What types of objects do you think count as art? What sorts of things do not? For example, can quilting be art? Explain why you include and exclude the things that you do. What makes them art or not art? I think many things can be considered a form of art. Though there may be a variety of opinions concerning what is and what isn’t art. I believe if an object can be somehow be aesthetically pleasing then it must be art or hold some sort of artistic value. Art is something that is measured by the...
    511 Words | 2 Pages
  • Aesthetics in Art - 1988 Words
    Part I Art is commonly recognized as “the expression or application of human creative skill and imagination, producing works to be appreciated primarily for their beauty or emotional power” (Merriam-Webster Dictionary). When applied to an aesthetic value, “art” cannot be as easily contained to this definition; the idea of what constitutes as art or not is largely left up to the viewer’s interpretation. The viewer determines what expectations are created, where the work stands in relation to the...
    1,988 Words | 5 Pages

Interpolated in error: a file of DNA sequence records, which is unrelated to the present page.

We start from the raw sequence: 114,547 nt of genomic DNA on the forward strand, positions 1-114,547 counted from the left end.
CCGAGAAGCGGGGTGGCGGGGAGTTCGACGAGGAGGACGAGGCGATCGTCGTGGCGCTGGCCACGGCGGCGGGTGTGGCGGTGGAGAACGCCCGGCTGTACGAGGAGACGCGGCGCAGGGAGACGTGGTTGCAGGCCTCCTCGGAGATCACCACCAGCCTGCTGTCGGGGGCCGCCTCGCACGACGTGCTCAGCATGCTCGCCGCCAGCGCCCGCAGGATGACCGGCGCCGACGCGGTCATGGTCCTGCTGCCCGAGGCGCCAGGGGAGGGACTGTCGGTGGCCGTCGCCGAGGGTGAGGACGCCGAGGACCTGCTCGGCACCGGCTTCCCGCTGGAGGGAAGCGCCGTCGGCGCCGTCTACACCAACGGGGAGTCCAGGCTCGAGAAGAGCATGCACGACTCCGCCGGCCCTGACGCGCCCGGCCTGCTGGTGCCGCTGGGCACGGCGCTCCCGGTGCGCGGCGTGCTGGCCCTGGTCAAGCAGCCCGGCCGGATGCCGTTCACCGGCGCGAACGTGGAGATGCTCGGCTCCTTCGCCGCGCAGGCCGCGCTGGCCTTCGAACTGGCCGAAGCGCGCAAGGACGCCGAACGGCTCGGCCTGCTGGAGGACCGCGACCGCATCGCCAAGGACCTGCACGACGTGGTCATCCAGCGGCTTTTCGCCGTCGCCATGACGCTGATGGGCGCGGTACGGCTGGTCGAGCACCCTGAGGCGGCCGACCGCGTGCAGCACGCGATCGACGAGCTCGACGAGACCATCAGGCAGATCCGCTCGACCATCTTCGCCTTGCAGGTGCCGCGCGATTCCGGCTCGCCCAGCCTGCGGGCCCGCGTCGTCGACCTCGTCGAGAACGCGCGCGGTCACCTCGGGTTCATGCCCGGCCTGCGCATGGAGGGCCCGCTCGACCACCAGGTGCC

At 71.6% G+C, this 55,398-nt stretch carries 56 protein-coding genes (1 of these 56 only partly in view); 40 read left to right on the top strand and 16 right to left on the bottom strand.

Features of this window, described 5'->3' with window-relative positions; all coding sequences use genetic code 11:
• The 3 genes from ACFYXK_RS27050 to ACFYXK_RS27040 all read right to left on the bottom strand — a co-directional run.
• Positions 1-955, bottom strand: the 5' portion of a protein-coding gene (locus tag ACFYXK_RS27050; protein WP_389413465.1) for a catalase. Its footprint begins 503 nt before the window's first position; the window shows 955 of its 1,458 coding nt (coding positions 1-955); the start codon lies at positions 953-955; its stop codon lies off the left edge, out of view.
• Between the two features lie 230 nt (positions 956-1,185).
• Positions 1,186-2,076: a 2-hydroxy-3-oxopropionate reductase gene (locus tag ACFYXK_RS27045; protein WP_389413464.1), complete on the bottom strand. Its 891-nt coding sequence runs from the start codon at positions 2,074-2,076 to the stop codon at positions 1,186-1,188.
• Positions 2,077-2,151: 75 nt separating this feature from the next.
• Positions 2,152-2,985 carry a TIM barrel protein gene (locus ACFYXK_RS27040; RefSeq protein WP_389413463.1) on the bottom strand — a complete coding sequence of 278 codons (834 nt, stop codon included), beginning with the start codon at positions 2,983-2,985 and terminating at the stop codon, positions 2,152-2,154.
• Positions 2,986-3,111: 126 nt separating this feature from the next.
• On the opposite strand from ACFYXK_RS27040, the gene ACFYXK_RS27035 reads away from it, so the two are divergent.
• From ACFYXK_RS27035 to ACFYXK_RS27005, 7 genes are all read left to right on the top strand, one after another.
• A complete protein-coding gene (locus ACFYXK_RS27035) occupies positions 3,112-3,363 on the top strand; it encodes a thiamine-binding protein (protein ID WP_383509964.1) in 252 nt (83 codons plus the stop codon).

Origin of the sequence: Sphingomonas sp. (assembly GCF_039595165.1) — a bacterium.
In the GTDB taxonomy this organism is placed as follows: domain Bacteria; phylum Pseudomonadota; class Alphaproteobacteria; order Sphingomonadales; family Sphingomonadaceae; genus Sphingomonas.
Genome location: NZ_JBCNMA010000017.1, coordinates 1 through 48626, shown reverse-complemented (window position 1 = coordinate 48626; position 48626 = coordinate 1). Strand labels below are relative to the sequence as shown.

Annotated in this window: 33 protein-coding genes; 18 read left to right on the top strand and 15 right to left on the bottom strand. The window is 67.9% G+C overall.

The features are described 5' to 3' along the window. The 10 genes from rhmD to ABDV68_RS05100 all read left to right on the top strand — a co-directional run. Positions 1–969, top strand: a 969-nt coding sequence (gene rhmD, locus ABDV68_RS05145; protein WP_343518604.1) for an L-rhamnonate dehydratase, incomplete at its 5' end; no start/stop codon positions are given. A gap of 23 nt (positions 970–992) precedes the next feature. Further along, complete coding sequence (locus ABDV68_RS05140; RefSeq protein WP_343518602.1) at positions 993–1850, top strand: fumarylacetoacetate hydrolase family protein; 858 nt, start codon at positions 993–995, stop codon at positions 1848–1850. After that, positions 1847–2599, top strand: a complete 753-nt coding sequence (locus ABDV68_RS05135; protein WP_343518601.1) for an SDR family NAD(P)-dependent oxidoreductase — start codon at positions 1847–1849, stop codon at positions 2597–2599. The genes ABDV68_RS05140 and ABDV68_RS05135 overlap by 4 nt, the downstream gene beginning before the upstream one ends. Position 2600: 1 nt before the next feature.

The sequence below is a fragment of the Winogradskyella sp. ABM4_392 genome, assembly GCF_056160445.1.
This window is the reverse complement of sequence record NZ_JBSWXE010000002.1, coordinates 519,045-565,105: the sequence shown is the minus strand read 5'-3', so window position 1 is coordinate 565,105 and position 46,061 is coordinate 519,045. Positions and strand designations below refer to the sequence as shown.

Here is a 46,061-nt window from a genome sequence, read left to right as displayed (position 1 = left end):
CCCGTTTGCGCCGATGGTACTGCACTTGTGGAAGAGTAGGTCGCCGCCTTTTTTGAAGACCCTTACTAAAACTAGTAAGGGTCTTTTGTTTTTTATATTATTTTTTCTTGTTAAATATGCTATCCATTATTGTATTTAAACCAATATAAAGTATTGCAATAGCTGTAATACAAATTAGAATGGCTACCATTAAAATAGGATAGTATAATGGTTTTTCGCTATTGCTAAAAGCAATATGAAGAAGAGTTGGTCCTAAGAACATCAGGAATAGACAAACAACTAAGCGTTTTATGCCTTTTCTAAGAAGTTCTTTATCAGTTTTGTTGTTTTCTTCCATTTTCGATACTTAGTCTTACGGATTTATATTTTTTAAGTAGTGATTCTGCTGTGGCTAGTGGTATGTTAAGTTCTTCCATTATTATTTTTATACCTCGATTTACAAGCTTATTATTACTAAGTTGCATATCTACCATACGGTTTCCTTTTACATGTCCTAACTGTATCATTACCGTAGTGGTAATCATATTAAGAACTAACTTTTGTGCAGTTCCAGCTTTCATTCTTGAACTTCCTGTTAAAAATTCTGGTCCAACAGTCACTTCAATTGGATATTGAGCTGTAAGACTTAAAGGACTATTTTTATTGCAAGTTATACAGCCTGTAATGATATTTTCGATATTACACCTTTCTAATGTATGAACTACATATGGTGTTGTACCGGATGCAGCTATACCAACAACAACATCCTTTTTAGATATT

• Art and Aesthetics - 767 Words
    Art and Aesthetics Everything that we see around us is piece of art, but not everyone is able to notice it. Main thing that distinguish art and not art is only our attitude, the way we look at object that we are observing and the way artist present the art work to his audience. Personally I think that everything might be an art if you use your creativity, include your imagination and release all your potential, which was inherent in you by nature many years ago, while you are looking...
    767 Words | 2 Pages
  • The Aesthetic Experience - 793 Words
    There is beauty surrounding us in our everyday world from the environment in which we inhabit and the sonic wallpaper of nature we hear everyday to even the body and mind of our human spirit. That is what makes us human, the understanding, desire, and acknowledgment of beauty which sets us apart from the other creatures of the earth. Unlike some creatures, such as birds and their nests and reptiles with their flashy colored bodies, we see beauty in more ways than for the purpose of procreation....
    793 Words | 2 Pages
  • Kants Aesthetics - 2066 Words